The term mother tongue is of course meant neutrally and simply follows the idea that the toddler has to do most with the mother and through her learns his first language, which is inevitably that of the mother.

Language arouses emotions

But how much emotion is packed into it, namely in language in general, especially in Germany and Austria. In the discussion, one often cannot help feeling that refugees and migrants are not only being (quite rightly) forced to learn German, but that one would prefer to forbid them to speak their mother tongue altogether. It was completely different in the German Empire. His Majesty Emperor Franz Joseph was proud that eleven languages ​​were recognized in the military alone. That means that orders had to be given in these languages, a Hungarian regiment in Hungarian, a Czech regiment in Czech and so on. Today Austria has three official languages ​​in addition to German, namely Hungarian, Slovenian and Burgenland-Croatian.

In general: As if "mother tongue German" were the same as "mother tongue German". Conversation, for example, between a Vorarlberger speaking Vorarlberger and an East Frisian speaking Low German can produce exciting results. Nobody is born with Goethe's German. The so-called High German is just the advanced language of the Luther Bible. However, German (like all languages) is far more diverse than the high-level variants suggest. For whatever reason, Russian has hardly developed any dialect.

But let us stick to the actual objective that Unesco pursued with the "Mother tongue day", namely to draw attention to the dwindling and disappearing of languages. Experts estimate that there are around 6500 languages ​​worldwide: 6500 ways of getting close to another person. 6500 ways to understand a person.

But of these 6,500 languages, it is estimated that one dies every two to three weeks from the death of its last native speaker. Linguists assume that around half of these 6,500 languages ​​are more or less acutely threatened.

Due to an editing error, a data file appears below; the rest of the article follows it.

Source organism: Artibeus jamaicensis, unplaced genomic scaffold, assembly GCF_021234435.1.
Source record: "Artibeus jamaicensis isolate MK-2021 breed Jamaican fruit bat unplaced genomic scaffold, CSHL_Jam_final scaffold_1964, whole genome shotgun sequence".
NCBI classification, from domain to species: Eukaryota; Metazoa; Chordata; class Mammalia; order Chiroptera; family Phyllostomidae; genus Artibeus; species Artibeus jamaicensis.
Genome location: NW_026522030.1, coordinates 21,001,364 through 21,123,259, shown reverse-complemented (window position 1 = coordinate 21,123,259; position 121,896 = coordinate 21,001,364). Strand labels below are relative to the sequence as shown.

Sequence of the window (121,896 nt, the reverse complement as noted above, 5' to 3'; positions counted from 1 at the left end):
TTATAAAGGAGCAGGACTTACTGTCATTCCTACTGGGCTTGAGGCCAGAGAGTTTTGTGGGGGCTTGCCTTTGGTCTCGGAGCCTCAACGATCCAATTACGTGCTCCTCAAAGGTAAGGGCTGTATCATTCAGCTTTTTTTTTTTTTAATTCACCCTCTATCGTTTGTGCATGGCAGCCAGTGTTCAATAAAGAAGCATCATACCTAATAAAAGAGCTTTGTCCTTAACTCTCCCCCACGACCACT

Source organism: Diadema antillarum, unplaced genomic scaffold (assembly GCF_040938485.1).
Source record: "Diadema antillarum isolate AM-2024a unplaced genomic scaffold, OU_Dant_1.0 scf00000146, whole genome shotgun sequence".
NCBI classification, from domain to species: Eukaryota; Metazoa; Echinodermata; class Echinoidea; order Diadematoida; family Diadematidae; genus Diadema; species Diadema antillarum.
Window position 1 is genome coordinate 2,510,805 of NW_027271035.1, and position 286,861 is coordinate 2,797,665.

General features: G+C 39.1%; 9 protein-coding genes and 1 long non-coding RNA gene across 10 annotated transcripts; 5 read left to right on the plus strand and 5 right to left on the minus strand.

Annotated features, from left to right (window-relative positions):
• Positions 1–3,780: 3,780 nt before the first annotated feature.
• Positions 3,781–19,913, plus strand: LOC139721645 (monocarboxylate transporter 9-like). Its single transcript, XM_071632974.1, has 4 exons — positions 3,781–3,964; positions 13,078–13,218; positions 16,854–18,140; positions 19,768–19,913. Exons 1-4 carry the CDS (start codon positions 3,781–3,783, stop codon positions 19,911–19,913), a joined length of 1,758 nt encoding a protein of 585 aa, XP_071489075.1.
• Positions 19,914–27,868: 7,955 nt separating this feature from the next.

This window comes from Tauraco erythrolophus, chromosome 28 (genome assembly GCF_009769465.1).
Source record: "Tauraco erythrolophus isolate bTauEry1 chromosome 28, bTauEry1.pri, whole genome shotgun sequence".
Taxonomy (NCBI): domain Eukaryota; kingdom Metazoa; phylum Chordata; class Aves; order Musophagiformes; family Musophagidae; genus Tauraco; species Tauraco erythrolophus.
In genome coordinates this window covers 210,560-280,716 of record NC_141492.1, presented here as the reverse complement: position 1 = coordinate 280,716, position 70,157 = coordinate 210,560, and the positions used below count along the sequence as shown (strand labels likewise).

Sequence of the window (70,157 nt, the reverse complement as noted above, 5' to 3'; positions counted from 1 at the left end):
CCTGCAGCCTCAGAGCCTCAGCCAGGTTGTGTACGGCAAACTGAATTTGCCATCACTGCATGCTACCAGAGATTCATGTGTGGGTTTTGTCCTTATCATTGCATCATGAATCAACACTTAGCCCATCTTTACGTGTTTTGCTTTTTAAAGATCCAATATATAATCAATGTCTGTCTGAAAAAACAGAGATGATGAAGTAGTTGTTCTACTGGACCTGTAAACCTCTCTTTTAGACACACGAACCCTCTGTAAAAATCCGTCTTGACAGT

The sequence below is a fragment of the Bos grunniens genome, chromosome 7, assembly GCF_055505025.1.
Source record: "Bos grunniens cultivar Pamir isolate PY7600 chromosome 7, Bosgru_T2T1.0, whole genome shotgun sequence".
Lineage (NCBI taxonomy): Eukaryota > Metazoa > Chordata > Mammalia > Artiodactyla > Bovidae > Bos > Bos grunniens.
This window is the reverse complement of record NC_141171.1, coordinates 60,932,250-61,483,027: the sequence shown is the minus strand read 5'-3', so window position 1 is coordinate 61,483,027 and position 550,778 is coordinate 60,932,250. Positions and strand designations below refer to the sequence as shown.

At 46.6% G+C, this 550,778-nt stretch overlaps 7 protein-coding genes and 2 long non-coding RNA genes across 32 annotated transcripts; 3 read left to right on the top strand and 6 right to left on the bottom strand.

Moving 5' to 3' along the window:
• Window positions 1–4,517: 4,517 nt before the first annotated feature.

Get close to people

One of the reasons is globalization, which does not mean well with languages ​​of small parts of the population. Of course, anyone who thinks that English is suppressing everything is wrong. In fact, English is the world's number one language, but when it comes to native speakers, English is only in third place behind Chinese (first place) and Spanish (second place), followed by Hindi, Arabic, Portuguese, Bengali, Russian, Japanese and Punjabi. Only then does German follow in many statistics. It is hairy how the statistics count, i.e. whether they only count native speakers or people who communicate in the languages. Which is a fundamental difference and would promote English to number one.

In no case should the day of the mother tongue be turned into the day of one's own mother tongue, but always be understood as a day of linguistic diversity - a linguistic diversity that also means a variety of possibilities of expression. You are never too old to learn a language - and if it is a foreign language for you, it is the mother tongue of another person, which you can get close to through it.